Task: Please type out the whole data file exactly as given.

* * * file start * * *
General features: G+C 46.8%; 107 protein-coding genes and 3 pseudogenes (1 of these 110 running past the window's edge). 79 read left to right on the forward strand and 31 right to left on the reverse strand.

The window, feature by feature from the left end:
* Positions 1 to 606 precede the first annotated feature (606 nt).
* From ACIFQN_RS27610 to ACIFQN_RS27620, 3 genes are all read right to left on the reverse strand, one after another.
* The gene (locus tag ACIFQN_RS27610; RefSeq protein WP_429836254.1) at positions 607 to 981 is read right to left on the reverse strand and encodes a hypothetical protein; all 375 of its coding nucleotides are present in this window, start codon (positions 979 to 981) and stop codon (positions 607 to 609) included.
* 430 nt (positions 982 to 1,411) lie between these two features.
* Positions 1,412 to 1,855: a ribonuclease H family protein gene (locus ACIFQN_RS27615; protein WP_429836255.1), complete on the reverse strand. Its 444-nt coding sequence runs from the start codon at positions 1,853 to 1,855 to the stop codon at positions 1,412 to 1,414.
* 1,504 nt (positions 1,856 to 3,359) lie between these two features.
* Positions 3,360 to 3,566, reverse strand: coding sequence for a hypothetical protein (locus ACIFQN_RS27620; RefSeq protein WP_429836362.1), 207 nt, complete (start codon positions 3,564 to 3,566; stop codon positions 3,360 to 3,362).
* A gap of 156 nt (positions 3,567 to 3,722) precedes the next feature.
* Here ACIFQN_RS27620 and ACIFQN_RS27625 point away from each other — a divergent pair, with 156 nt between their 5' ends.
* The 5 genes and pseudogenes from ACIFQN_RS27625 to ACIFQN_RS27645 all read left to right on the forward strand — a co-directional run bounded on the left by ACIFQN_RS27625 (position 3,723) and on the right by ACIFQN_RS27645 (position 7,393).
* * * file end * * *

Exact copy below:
General features: G+C 46.8%; 107 protein-coding genes and 3 pseudogenes (1 of these 110 running past the window's edge). 79 read left to right on the forward strand and 31 right to left on the reverse strand.

The window, feature by feature from the left end:
* Positions 1 to 606 precede the first annotated feature (606 nt).
* From ACIFQN_RS27610 to ACIFQN_RS27620, 3 genes are all read right to left on the reverse strand, one after another.
* The gene (locus tag ACIFQN_RS27610; RefSeq protein WP_429836254.1) at positions 607 to 981 is read right to left on the reverse strand and encodes a hypothetical protein; all 375 of its coding nucleotides are present in this window, start codon (positions 979 to 981) and stop codon (positions 607 to 609) included.
* 430 nt (positions 982 to 1,411) lie between these two features.
* Positions 1,412 to 1,855: a ribonuclease H family protein gene (locus ACIFQN_RS27615; protein WP_429836255.1), complete on the reverse strand. Its 444-nt coding sequence runs from the start codon at positions 1,853 to 1,855 to the stop codon at positions 1,412 to 1,414.
* 1,504 nt (positions 1,856 to 3,359) lie between these two features.
* Positions 3,360 to 3,566, reverse strand: coding sequence for a hypothetical protein (locus ACIFQN_RS27620; RefSeq protein WP_429836362.1), 207 nt, complete (start codon positions 3,564 to 3,566; stop codon positions 3,360 to 3,362).
* A gap of 156 nt (positions 3,567 to 3,722) precedes the next feature.
* Here ACIFQN_RS27620 and ACIFQN_RS27625 point away from each other — a divergent pair, with 156 nt between their 5' ends.
* The 5 genes and pseudogenes from ACIFQN_RS27625 to ACIFQN_RS27645 all read left to right on the forward strand — a co-directional run bounded on the left by ACIFQN_RS27625 (position 3,723) and on the right by ACIFQN_RS27645 (position 7,393).